Today, Thomas Metz made me aware of a dataset about ministers in Eastern German federal states (Bundesländer) by Sebastian Jäckle. The dataset includes the variable “duration of incumbency” in days for 291 ministers between 1990 and 2011.
I was curious to look at the distribution of duration with the intention to be brave as a physicist and infer a simple stochastic model which reproduces that distribution. I copied the duration data into a matlab vector
duration, made histograms, fits for different distributions and KS-Tests. As
duration is a discrete random variable (days starting from inauguration), distributions living on the nonnegative integers are the natural candidates. The classical one-parameter distributions Poisson and geometric failed to deliver fitting distributions, but the negative binomial (NB) did surprisingly well.
The best fit yielded parameters and . The Kolmogorov-Smirnov test did not reject that duration data came from the distribution with these parameters (p=0.32), but rejects under reasonably small changes of the two parameters. Thus, it is reasonable to assume
What model does this imply? Looking at the days in the incumbency of a minister. Let us assume that every day can either be a success or failure which happens with probability . The negative binomial is the distribution of the number of successful days until failures occur (there is an extension to non-integer number of failures). Our model is thus, that a minister's incumbency ends after a certain number of failures (what ever that means in practice). The best fit suggests that under this model 1.79 failures are allowed during a minister's incumbency and that failures are relatively rare events happening with probabilty 0.11% every day, i.e. on average the first failure happens approximately at day 900.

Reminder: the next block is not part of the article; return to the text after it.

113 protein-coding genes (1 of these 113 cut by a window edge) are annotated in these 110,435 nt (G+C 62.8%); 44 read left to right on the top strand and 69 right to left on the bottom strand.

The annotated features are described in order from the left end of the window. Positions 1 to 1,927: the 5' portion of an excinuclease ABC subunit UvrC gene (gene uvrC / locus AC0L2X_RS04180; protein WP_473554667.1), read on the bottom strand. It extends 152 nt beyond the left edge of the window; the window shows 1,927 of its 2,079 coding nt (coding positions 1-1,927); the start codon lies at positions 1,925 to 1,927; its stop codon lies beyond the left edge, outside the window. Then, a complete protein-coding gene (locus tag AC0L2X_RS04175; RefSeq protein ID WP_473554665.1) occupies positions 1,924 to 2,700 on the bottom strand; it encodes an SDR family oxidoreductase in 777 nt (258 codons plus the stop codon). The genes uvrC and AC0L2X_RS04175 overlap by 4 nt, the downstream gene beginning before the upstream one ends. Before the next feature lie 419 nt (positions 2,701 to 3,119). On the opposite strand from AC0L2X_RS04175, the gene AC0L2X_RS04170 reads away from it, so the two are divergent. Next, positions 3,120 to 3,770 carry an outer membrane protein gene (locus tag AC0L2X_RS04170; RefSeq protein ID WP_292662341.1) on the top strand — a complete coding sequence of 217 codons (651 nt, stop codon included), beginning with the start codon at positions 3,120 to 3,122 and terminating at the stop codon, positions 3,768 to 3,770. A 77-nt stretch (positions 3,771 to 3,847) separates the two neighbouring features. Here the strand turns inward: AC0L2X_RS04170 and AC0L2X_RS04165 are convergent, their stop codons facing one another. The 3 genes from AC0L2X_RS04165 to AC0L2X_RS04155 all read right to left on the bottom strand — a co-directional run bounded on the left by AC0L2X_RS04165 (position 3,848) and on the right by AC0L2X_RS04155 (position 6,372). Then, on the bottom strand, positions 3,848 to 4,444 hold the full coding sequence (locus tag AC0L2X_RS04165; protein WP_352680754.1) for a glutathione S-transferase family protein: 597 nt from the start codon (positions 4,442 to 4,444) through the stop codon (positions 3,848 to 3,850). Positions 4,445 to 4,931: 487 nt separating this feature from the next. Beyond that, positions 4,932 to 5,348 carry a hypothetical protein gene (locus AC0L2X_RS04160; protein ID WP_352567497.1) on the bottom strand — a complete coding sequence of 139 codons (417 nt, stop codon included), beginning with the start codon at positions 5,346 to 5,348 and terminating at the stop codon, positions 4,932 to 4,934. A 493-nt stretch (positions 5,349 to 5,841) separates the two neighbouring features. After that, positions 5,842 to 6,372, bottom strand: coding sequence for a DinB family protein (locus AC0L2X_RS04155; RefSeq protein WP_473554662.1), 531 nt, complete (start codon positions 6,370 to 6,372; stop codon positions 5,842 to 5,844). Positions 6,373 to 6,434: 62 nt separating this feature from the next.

Here ist the matlab code which delivers the results
% Kolmogorov-Smirnov test
You can test other two-parameter distributions by changing
dist, e.g. to
'gam'. If you want to check one-parameter distribution you have to further remove
,par(2) from the code. It turns out that also the gamma distribution delivers a fit which is not rejected. This is reasonable because it is sometimes seen as the continuous-valued version of the negative binomial. Also the Weibull distribution was not rejected (although with much lower p-value), this shows that also other models might be appropriate. As always with statistics and real world data, I assume that the KS-Test would reject my theory when we have a larger dataset, as certainly some deviations from the negative binomial trend get dominant (e.g. caused by election cycles).
I hope this "finger exercise" on finding a simple stochastic model that fits is inspiring for political scientists, although every political theory would likely immediately reject it.